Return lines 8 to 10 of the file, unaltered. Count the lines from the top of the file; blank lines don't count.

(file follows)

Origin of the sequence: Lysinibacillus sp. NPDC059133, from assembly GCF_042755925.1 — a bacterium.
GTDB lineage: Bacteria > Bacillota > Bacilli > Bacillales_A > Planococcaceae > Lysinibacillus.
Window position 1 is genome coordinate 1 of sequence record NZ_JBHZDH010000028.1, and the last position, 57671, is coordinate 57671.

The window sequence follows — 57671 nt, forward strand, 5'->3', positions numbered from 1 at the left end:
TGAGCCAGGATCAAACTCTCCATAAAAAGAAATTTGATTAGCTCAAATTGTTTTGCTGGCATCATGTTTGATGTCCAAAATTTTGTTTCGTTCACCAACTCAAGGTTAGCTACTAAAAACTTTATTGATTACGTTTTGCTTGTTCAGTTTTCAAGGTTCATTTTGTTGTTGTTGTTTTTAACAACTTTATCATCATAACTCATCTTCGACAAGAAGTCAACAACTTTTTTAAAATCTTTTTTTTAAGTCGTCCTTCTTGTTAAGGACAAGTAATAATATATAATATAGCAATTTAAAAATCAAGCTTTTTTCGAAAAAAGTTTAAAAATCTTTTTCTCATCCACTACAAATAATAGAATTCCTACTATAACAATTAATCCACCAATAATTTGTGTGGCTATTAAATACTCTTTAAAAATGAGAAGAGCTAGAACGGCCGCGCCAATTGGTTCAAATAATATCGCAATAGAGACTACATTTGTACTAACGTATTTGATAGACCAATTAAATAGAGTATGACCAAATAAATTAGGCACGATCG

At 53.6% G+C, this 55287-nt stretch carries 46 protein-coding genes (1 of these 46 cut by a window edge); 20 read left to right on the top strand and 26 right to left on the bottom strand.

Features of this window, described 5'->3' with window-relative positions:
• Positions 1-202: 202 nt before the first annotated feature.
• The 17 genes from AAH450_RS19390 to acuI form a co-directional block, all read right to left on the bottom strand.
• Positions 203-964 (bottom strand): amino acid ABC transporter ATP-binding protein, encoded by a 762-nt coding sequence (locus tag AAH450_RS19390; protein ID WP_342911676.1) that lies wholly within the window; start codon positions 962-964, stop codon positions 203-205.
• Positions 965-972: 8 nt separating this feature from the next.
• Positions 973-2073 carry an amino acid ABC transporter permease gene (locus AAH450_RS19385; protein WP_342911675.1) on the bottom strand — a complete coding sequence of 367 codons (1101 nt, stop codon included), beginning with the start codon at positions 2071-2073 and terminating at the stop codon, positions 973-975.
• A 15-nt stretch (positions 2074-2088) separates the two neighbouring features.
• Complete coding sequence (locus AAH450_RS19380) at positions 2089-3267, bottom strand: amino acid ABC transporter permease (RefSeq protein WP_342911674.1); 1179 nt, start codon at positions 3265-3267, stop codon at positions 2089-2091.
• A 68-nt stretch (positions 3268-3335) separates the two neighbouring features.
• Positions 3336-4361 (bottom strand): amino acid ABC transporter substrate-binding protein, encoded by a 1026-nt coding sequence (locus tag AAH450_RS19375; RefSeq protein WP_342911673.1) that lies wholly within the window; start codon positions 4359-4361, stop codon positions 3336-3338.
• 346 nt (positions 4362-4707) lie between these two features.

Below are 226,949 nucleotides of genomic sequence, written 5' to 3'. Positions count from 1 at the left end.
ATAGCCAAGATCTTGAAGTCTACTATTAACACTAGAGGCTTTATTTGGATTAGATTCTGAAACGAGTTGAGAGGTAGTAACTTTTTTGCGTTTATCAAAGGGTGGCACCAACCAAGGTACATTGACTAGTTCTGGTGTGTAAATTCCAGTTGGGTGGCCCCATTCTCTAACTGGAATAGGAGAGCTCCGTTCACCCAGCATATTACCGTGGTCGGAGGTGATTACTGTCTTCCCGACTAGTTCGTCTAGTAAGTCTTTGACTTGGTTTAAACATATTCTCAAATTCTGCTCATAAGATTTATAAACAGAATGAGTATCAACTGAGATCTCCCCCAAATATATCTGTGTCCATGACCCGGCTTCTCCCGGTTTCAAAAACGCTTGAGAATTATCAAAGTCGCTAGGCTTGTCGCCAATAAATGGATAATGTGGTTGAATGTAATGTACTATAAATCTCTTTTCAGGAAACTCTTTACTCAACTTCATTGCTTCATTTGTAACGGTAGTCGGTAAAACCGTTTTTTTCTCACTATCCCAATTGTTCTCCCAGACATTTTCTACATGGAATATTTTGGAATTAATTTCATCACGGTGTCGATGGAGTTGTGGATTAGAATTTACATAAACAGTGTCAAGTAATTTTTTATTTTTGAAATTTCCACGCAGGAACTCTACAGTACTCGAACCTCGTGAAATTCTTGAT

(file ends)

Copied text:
• Positions 1-202: 202 nt before the first annotated feature.
• The 17 genes from AAH450_RS19390 to acuI form a co-directional block, all read right to left on the bottom strand.
• Positions 203-964 (bottom strand): amino acid ABC transporter ATP-binding protein, encoded by a 762-nt coding sequence (locus tag AAH450_RS19390; protein ID WP_342911676.1) that lies wholly within the window; start codon positions 962-964, stop codon positions 203-205.